The final stages of the UK Championship has been played over best of 17 frames since its second staging in 1978 but this year is reduced to best of 11s.
Many observers have had their say about this, myself included, but what do the players think about it?
With the qualifiers getting underway next week in Gloucester I asked some of them to find out. It’s not really a representative sample, but their views are still interesting.
Mark Williams won the UK title in 1999 and 2002. He was runner-up last year to John Higgins.
He started out fiercely deriding the format change: “I think it’s terrible. There are a lot of tournaments now and there’s no reason to mess with the big ones. Will the World Championship be next?”
The change saves money on outside tables and allows the BBC to cover every match from the last 32 onwards.
Williams is glad the tournament will now be played entirely in a TV set-up, but is still against the reduction in frames.
“I think it’s right to play it on two tables because nobody wants to be in a cubicle,” he said. “It’s probably fairer the way they’ve done it but it should have been left as best of 17. Best of 11 is another sprint and there are enough sprints already.”
Dominic Dale, a student of snooker history, had no time whatsoever for the changes.
He said: “I think reducing the frames takes a lot of the prestige away. Maybe they should give the tournament fewer ranking points if there are fewer frames. All of the players will be against it because it makes the tournament more of a lottery, but as usual the players come second.”
In fact, not all of the players are against the alteration in the format. Stuart Bingham, this season’s Australian Open champion and a generally positive sort, had no problem with it.
He said: “It’s good because the last 32 will all be televised. I’ve heard a few other players talk, saying you shouldn’t change the UK and World Championship because it means anyone can win them, but the World Open was best of fives and the final was Neil Robertson and Ronnie O’Sullivan. The UK has always been the second biggest ranking event. Some think it’s harsh to change it but you have to get with the times and I think it’ll be good.”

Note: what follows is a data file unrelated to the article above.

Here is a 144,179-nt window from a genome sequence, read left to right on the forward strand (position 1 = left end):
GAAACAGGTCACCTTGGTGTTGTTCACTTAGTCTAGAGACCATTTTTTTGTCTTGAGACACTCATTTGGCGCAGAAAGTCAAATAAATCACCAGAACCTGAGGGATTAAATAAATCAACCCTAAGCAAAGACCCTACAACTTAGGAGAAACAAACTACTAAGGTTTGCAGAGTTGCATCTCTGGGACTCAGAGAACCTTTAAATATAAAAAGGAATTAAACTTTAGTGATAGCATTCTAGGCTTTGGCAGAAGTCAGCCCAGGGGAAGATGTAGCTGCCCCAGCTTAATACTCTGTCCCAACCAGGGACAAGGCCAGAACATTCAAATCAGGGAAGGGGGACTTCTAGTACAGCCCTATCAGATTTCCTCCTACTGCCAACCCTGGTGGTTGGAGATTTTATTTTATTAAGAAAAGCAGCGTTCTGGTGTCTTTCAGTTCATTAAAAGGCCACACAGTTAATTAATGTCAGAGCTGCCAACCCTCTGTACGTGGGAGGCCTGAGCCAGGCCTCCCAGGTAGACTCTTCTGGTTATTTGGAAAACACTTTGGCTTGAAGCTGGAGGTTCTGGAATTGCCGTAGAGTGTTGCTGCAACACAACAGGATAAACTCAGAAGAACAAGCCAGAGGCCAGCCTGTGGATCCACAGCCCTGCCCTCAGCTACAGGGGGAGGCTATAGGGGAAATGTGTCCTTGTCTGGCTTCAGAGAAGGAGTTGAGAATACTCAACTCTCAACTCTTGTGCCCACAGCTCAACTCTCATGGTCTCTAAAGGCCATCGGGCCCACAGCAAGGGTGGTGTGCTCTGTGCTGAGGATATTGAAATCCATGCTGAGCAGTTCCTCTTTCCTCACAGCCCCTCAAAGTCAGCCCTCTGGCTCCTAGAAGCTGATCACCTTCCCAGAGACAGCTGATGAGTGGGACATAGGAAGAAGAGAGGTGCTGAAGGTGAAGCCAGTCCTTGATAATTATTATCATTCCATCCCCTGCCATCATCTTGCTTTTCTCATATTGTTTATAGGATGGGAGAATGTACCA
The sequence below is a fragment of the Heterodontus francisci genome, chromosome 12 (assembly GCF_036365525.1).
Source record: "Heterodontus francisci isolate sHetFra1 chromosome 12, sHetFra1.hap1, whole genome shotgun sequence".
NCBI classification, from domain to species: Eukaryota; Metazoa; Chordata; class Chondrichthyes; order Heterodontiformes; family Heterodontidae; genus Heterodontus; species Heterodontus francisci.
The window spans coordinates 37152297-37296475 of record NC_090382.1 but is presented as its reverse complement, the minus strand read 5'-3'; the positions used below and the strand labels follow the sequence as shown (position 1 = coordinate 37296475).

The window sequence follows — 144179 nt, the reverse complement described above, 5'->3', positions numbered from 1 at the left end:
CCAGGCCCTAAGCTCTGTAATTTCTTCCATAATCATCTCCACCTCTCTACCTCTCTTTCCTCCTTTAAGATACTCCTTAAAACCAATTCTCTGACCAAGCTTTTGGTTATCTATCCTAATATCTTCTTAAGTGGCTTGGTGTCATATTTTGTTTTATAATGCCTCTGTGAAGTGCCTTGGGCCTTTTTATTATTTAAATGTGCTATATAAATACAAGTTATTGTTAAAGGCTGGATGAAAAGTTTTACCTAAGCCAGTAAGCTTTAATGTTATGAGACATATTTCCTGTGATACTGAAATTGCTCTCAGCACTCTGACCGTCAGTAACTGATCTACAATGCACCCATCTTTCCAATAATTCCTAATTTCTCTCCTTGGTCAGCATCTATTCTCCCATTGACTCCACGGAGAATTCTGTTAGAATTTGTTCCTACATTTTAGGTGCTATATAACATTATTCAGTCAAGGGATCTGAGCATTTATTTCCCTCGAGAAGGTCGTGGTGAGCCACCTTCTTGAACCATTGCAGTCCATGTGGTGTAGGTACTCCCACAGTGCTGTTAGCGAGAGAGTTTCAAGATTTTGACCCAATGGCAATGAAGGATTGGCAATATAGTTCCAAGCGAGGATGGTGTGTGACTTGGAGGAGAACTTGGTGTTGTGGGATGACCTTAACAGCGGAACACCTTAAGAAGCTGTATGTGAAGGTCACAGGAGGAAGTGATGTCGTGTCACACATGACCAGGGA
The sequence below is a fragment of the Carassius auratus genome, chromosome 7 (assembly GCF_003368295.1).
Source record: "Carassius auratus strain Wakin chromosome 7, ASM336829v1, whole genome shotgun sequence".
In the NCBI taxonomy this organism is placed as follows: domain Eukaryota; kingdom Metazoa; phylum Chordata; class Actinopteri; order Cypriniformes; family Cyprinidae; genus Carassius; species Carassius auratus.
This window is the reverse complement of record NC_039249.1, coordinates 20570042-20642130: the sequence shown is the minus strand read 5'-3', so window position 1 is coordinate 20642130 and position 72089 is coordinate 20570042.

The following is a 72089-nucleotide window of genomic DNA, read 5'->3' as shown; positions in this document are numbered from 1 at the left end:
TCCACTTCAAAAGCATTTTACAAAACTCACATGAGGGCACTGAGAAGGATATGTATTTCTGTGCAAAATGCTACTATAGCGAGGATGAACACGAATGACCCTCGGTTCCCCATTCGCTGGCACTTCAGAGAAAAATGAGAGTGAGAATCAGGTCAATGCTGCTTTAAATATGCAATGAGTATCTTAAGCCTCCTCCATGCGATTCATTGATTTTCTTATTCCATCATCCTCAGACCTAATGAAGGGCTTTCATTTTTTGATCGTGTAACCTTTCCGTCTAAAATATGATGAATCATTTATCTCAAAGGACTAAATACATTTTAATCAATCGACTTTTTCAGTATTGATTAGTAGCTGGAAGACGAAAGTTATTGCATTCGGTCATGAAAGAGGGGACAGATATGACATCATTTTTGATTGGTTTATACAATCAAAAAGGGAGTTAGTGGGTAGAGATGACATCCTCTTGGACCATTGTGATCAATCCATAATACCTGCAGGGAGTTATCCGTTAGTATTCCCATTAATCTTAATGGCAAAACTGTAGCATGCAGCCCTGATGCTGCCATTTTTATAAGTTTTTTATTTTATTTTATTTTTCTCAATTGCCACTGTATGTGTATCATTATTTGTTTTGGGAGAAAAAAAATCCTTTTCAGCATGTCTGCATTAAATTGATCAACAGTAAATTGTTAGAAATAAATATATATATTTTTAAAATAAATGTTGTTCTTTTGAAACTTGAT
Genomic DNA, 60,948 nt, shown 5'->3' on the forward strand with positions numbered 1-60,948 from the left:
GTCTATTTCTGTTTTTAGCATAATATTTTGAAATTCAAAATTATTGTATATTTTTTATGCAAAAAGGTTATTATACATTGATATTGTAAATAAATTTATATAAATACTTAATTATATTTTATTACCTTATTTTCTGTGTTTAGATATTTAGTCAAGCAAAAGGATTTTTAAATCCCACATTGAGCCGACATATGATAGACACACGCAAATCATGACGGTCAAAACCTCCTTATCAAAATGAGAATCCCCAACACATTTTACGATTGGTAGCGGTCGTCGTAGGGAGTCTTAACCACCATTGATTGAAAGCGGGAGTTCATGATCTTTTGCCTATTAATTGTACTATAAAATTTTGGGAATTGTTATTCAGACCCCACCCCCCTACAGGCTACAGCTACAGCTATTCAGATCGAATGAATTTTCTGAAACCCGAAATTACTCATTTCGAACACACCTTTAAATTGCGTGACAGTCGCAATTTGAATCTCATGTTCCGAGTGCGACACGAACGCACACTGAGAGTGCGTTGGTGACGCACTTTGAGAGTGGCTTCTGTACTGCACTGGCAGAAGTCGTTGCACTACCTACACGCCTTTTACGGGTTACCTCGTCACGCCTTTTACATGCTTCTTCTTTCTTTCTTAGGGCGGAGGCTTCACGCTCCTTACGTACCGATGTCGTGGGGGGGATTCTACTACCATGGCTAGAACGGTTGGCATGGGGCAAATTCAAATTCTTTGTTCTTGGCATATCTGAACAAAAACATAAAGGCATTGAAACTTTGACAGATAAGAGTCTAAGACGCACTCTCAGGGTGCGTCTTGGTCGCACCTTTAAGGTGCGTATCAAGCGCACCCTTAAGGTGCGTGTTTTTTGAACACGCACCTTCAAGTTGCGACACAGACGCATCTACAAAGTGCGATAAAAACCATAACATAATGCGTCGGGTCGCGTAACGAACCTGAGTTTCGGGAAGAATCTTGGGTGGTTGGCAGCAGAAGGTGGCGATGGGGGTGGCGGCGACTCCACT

In theory, a shorter format gives players outside the elite a better chance, although most tournaments are won by the best players regardless of the format.
Andrew Higginson, who won a PTC earlier this season, should, by this logic, be all for the changes. Except he isn’t.
“I understand why it’s been done, so that all the last 32 matches can be shown on television, but in my opinion the prestige of the tournament has gone down,” he said.
“There are certain tournaments you shouldn’t change and this is one of them. I say that even though under a shorter tournament you have a better chance against the top players because they have less time to settle.”
It’s seven years since Stephen Maguire won the UK title at York. The tournament returns there this season after a gap of five years but the Scot is aghast at the best of elevens.
Maguire said: “They’ve ruined it. I can understand it from a TV point of view but the UK Championship used to be the second biggest tournament on our calendar. Now it’s been reduced to 11 frames and the person running the game said he wouldn’t change the big events. A year in and he has.”
So there we are, a flavour of player feeling, albeit from a very small group of players. I agree that best of 17s gave the UK Championship a certain prestige that will be lost by making it more like a bog standard ranking event.
But regardless of whether players, pundits and fans agree with the format changes, I imagine everyone will just get on with it when the tournament starts on December 3 and if the quality of snooker is high, as it usually is, then there's no reason why it can't be an enjoyable week.